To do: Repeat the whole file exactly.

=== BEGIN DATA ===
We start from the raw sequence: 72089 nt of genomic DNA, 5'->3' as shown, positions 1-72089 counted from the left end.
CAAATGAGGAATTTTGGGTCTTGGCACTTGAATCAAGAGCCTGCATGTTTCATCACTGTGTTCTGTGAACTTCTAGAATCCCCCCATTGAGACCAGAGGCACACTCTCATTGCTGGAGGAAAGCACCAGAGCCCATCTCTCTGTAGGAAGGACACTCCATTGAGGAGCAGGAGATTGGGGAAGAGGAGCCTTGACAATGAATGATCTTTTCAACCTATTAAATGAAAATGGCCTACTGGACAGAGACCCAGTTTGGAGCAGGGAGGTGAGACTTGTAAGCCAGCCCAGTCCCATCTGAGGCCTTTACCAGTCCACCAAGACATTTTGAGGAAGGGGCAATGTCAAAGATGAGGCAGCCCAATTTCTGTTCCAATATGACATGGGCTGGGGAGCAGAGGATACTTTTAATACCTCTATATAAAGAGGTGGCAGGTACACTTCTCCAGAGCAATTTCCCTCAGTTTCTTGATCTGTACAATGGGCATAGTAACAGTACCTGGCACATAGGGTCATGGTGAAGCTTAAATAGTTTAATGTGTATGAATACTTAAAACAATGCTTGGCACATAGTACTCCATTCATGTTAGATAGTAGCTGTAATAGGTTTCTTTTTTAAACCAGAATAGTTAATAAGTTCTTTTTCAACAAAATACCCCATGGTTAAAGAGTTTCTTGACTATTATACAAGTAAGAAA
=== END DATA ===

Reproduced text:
We start from the raw sequence: 72089 nt of genomic DNA, 5'->3' as shown, positions 1-72089 counted from the left end.
CAAATGAGGAATTTTGGGTCTTGGCACTTGAATCAAGAGCCTGCATGTTTCATCACTGTGTTCTGTGAACTTCTAGAATCCCCCCATTGAGACCAGAGGCACACTCTCATTGCTGGAGGAAAGCACCAGAGCCCATCTCTCTGTAGGAAGGACACTCCATTGAGGAGCAGGAGATTGGGGAAGAGGAGCCTTGACAATGAATGATCTTTTCAACCTATTAAATGAAAATGGCCTACTGGACAGAGACCCAGTTTGGAGCAGGGAGGTGAGACTTGTAAGCCAGCCCAGTCCCATCTGAGGCCTTTACCAGTCCACCAAGACATTTTGAGGAAGGGGCAATGTCAAAGATGAGGCAGCCCAATTTCTGTTCCAATATGACATGGGCTGGGGAGCAGAGGATACTTTTAATACCTCTATATAAAGAGGTGGCAGGTACACTTCTCCAGAGCAATTTCCCTCAGTTTCTTGATCTGTACAATGGGCATAGTAACAGTACCTGGCACATAGGGTCATGGTGAAGCTTAAATAGTTTAATGTGTATGAATACTTAAAACAATGCTTGGCACATAGTACTCCATTCATGTTAGATAGTAGCTGTAATAGGTTTCTTTTTTAAACCAGAATAGTTAATAAGTTCTTTTTCAACAAAATACCCCATGGTTAAAGAGTTTCTTGACTATTATACAAGTAAGAAA